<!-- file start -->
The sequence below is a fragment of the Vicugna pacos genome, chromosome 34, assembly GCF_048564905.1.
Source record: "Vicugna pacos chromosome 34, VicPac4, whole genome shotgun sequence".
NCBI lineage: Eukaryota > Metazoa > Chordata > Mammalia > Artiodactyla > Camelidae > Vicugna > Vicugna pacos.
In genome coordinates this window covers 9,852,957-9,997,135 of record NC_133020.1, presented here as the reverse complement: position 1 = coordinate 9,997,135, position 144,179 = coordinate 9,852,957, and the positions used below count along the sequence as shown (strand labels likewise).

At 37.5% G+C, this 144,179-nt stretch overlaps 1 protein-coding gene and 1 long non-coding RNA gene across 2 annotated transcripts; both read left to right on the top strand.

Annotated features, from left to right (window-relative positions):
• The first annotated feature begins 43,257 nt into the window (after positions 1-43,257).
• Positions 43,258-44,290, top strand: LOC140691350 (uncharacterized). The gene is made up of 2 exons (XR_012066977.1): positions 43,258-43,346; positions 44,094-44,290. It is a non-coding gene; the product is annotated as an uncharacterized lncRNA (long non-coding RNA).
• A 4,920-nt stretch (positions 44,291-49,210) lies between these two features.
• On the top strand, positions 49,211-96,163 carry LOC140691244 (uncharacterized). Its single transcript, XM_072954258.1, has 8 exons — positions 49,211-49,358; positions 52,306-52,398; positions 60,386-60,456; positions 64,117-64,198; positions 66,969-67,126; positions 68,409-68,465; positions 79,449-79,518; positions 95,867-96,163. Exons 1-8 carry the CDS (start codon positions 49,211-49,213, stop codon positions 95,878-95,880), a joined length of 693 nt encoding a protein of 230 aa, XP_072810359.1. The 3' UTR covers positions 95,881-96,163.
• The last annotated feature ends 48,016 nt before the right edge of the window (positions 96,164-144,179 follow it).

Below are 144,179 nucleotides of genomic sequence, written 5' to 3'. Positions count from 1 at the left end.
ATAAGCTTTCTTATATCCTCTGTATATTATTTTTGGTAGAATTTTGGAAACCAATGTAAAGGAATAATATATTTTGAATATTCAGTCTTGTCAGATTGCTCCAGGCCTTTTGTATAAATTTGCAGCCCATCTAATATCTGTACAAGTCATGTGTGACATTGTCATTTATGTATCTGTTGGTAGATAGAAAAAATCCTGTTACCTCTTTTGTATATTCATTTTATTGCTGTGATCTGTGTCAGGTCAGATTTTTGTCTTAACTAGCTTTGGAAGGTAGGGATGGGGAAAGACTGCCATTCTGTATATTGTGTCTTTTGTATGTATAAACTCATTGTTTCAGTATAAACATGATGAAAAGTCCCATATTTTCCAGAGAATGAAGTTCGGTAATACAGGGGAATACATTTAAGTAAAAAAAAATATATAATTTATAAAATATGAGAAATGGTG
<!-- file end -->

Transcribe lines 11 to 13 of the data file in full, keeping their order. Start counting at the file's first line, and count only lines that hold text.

• The last annotated feature ends 48,016 nt before the right edge of the window (positions 96,164-144,179 follow it).

Below are 144,179 nucleotides of genomic sequence, written 5' to 3'. Positions count from 1 at the left end.
ATAAGCTTTCTTATATCCTCTGTATATTATTTTTGGTAGAATTTTGGAAACCAATGTAAAGGAATAATATATTTTGAATATTCAGTCTTGTCAGATTGCTCCAGGCCTTTTGTATAAATTTGCAGCCCATCTAATATCTGTACAAGTCATGTGTGACATTGTCATTTATGTATCTGTTGGTAGATAGAAAAAATCCTGTTACCTCTTTTGTATATTCATTTTATTGCTGTGATCTGTGTCAGGTCAGATTTTTGTCTTAACTAGCTTTGGAAGGTAGGGATGGGGAAAGACTGCCATTCTGTATATTGTGTCTTTTGTATGTATAAACTCATTGTTTCAGTATAAACATGATGAAAAGTCCCATATTTTCCAGAGAATGAAGTTCGGTAATACAGGGGAATACATTTAAGTAAAAAAAAATATATAATTTATAAAATATGAGAAATGGTG